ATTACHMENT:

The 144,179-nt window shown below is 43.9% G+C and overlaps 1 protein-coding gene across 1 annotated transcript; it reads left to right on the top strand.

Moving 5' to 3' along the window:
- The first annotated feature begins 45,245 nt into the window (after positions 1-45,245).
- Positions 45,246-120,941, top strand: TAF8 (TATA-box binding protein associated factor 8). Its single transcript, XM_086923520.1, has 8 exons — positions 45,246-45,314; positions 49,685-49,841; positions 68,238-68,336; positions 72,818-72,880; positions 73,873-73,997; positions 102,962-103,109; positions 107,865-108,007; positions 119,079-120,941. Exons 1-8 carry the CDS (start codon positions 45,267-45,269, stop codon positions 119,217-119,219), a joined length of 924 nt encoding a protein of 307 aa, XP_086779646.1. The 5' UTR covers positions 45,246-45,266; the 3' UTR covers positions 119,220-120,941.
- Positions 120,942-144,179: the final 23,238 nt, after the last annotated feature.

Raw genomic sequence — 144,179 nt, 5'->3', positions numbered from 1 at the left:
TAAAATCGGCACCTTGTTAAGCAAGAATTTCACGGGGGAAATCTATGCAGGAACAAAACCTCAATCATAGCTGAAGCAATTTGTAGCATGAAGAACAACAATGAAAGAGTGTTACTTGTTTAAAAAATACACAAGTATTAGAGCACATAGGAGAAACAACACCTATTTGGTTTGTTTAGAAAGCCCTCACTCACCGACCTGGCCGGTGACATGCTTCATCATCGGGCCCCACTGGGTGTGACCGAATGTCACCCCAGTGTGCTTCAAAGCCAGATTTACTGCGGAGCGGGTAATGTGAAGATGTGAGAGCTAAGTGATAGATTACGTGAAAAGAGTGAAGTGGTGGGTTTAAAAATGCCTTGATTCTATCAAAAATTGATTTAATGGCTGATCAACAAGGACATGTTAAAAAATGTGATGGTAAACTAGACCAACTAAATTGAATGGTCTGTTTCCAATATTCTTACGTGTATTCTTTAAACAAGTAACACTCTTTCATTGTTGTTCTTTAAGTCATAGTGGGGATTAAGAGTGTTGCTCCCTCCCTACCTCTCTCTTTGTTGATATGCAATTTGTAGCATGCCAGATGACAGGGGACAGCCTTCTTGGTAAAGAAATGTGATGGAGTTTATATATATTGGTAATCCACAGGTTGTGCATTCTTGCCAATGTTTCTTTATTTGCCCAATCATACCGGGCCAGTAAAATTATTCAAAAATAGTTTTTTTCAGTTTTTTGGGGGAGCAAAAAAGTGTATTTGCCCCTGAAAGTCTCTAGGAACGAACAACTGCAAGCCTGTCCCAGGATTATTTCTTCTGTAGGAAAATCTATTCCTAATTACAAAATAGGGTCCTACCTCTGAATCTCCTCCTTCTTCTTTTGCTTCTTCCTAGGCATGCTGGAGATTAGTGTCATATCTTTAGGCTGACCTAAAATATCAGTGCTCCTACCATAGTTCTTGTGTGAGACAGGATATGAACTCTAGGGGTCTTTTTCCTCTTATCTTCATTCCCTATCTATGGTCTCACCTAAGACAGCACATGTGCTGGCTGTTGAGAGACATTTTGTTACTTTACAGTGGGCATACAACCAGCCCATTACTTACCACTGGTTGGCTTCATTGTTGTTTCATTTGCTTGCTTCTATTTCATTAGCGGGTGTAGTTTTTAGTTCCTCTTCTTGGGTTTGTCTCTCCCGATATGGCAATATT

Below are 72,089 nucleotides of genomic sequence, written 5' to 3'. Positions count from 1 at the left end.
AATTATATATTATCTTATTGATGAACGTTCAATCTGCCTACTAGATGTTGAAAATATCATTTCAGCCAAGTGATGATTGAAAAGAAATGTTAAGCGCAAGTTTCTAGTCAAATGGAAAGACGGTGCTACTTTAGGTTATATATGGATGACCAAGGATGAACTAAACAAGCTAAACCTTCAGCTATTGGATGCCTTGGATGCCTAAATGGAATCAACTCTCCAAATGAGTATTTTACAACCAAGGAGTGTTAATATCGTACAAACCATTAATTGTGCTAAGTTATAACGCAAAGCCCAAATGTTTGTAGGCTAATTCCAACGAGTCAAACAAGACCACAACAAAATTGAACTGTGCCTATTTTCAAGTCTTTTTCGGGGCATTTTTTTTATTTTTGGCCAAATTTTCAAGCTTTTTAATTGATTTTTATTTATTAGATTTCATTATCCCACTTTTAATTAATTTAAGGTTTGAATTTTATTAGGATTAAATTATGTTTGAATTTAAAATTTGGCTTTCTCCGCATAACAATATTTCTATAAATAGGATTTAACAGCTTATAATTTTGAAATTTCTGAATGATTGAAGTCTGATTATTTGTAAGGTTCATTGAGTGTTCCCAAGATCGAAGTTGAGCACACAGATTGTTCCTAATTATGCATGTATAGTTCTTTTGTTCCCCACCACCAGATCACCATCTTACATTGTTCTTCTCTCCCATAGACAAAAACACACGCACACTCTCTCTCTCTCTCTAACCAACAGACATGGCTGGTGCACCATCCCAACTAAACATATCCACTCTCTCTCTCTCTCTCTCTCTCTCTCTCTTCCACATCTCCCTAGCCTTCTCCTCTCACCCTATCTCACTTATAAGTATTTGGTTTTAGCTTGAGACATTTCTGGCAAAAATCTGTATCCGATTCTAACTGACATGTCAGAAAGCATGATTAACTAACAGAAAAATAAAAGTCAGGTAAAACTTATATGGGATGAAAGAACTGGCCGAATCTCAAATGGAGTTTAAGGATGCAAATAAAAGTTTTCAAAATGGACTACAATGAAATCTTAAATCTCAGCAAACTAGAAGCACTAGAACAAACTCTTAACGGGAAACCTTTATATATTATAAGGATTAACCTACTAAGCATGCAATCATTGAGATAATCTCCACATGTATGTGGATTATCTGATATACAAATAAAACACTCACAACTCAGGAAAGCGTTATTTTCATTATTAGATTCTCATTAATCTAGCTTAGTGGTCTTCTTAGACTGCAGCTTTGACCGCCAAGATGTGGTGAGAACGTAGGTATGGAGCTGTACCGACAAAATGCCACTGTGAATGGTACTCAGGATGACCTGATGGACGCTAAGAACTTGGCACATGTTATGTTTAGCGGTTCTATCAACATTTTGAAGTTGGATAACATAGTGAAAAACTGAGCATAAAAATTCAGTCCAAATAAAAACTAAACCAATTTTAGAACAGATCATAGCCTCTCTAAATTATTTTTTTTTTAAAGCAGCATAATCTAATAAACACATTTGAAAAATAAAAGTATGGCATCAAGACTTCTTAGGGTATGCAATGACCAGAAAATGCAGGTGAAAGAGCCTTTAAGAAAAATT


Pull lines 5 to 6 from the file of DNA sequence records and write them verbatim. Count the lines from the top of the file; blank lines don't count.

- Positions 120,942-144,179: the final 23,238 nt, after the last annotated feature.

Raw genomic sequence — 144,179 nt, 5'->3', positions numbered from 1 at the left: